Here again, most of Britain's young rich entrepreneurs made their money from Internet services, telecommunications and computers. Of Britain's 10 richest young entrepreneurs, only two come from outside the computer and Internet industries. This list naturally featured more sports, pop stars and entertainers, but noted that the richest amongst the young inherited their wealth. The Observer survey identified 90 British multimillionaires aged 30 or under. But it contrasted the £24 million earned by "Posh Spice" Victoria Adams and the £27m wealth of computer retailer Tahir Mohsan, who runs Time Computer Systems, with the £2.2bn fortune of Arthur Rory Edward Guinness, the 28-year-old Earl of Iveagh. The Earl of Burlington, aged 30, tops the list of those still to inherit, with an anticipated £750m. Following him 28-year-old Nathaniel Rothschild is set to inherit £500m.

Though there are many self-made men (and women) out there, it still helps to be born with a silver spoon in your mouth!

Unlike the Sunday Times, the survey conducted by the Observer does not halt after gazing with undisguised awe on the visage of the super-rich. It notes, "18 years of Thatcherism and two years of Blairism have witnessed the growth of new wealth joining old money to achieve the largest imbalance between rich and poor in modern times... There are more and richer people than ever paying less inheritance tax than ever and, if the trend continues, by 2002 Britain will have close to 150,000 millionaires."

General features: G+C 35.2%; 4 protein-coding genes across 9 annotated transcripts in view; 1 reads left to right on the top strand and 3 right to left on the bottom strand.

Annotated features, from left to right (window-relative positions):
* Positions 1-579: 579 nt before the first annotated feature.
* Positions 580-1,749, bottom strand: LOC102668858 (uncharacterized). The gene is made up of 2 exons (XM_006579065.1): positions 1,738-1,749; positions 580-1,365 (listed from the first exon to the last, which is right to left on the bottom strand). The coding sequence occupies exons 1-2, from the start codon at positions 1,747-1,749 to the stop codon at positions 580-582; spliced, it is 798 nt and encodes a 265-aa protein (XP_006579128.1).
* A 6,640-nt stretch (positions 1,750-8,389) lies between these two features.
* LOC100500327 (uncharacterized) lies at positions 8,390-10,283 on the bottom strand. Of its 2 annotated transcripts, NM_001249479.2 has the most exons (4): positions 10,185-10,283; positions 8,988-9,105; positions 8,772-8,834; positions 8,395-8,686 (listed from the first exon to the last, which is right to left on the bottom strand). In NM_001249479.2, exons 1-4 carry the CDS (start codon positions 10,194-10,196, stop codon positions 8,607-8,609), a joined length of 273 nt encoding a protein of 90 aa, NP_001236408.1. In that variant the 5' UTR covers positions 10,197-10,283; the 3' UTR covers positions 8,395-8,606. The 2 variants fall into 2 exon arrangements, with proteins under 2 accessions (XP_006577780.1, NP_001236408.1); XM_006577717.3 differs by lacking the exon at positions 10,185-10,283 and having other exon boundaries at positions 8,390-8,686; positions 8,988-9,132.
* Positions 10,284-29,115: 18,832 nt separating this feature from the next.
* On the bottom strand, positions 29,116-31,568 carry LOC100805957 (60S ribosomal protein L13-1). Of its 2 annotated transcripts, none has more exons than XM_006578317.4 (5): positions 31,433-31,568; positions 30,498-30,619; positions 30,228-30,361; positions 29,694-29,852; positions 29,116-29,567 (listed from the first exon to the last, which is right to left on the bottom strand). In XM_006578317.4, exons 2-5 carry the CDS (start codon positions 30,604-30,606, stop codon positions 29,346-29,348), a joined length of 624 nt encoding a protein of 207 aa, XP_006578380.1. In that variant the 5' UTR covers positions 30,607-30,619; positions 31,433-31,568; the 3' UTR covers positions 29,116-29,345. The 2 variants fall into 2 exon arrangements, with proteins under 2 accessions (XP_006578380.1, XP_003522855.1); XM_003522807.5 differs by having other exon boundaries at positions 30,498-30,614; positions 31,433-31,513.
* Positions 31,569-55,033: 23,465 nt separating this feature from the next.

They identify the main source of this wealth as the rise in the stock market; accompanied by the growth of executive stock option schemes and generous pension schemes. Top executives are often given stock options, which make them, "incentivised to run their companies to get the share price as high as possible. They will hire, fire and be ruthless in cutting back loss-making parts of the business because the results will produce wealth for them as well as the shareholders."